Gaming on Linux
The year of the Linux desktop never came, but server side a lot of games supported Linux.
Today, multiplayer games use either P2P or the server farm is under the control of the publisher or developer so
dedicated servers are rare now. Valve committed itself to port their own products and they
released not just a Steam client but a server side command line console called SteamCMD as well.
But we are going to get back to them later.
If you want to play on your distribution of choice the first obvious option is to go with free and open source games.
Even in this category it is not just cheap clones of games for other platforms featuring Tux anymore.
There is a good selection of FPS games for example.
A big factor behind this is the fact that id Software opened up their engines one after another.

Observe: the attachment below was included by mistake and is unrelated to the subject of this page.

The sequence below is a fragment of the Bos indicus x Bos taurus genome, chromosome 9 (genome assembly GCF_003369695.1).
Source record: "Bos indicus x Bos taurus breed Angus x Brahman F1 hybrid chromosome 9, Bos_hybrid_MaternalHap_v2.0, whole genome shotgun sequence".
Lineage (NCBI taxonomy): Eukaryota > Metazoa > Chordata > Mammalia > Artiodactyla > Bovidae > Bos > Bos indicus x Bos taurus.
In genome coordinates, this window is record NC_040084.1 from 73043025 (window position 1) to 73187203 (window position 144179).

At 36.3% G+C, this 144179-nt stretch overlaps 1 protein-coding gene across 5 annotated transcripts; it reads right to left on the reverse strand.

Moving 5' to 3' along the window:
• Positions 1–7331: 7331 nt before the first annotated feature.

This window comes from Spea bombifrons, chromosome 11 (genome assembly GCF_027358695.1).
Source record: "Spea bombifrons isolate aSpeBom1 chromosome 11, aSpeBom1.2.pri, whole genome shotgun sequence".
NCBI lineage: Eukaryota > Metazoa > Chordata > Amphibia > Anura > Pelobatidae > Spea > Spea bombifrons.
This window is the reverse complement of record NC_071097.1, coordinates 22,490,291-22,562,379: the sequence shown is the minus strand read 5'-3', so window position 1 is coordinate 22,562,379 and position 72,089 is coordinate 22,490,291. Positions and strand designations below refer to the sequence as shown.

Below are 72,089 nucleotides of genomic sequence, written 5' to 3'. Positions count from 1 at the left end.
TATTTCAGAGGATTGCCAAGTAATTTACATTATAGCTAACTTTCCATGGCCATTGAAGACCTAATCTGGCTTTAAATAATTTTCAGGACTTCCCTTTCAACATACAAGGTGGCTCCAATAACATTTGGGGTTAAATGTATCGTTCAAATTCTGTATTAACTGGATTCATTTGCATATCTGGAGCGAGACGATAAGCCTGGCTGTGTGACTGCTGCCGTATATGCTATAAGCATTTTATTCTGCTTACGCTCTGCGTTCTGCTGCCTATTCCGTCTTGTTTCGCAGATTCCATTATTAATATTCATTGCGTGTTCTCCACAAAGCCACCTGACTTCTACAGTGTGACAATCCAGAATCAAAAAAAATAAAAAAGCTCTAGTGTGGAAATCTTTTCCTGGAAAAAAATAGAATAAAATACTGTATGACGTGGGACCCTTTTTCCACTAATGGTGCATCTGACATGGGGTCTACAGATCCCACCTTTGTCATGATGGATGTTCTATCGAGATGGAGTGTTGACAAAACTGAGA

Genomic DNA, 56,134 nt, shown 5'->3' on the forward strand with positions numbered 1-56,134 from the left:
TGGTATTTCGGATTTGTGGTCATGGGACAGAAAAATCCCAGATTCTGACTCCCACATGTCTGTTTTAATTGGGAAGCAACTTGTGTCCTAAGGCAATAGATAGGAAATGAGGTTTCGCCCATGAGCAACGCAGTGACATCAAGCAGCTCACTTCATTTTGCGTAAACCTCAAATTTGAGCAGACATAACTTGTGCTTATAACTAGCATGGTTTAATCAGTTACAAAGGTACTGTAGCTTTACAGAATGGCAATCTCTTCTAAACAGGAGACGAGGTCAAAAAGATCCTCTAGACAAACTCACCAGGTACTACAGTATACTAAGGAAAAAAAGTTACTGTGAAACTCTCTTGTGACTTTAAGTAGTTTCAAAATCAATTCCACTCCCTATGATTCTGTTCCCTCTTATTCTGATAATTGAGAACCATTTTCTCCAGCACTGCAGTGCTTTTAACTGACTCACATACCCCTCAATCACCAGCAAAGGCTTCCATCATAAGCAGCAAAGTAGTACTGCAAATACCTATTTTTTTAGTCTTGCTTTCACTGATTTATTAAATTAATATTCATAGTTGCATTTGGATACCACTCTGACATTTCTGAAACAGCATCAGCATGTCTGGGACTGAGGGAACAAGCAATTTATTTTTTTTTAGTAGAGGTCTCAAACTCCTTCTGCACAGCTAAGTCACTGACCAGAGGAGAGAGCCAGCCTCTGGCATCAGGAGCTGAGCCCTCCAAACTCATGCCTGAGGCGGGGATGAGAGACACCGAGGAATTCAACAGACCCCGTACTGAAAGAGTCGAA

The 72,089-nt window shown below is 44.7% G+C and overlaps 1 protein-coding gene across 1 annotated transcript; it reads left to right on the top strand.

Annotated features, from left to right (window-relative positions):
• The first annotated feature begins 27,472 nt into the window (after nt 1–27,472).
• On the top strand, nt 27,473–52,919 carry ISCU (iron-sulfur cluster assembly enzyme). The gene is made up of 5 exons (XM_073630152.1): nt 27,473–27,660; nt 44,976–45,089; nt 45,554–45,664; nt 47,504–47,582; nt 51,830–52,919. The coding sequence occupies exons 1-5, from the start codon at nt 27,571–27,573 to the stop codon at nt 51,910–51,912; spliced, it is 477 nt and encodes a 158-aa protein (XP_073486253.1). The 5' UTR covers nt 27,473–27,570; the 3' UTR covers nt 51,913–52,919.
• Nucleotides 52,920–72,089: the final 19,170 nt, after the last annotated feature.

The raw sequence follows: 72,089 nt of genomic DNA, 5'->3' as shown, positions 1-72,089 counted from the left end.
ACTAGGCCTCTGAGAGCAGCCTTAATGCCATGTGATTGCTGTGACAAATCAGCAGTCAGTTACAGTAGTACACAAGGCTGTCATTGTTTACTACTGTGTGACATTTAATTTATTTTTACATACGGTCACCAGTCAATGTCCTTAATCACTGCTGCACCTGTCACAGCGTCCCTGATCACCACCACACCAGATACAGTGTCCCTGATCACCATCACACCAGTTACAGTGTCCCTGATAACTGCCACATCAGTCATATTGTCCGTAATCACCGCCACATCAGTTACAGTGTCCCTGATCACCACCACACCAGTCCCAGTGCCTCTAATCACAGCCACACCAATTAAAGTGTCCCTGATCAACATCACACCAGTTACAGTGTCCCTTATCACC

Sadly this trend is going to die out. Warsow, Urban Terror, Alien Arena, Xonotic are all using id Tech previously called Doom and Quake engines.
Ryan C. Gordon a.k.a icculus used to work for Loki Software - a former company specialised in porting Windows titles to Linux - now runs icculus.org,
a community project incubator site for similar projects.
The second option is to run them in Wine but can be quite buggy and I do not recommend it.
But there are numerous console and DOS emulators out there.
The good news is that there is a future for native Linux games.
With the new game engines like Unity and Unreal 4 supporting the operating system and Valve's release of its Ubuntu fork dedicated
to gaming called SteamOS which is free to download and 3rd party companies already released out of the box solutions with custom hardware.
On top of that indie developers started to release their games on Linux too.
And let us not forget that there are companies out there like Feral Interactive, porting AAA commercial games to Linux.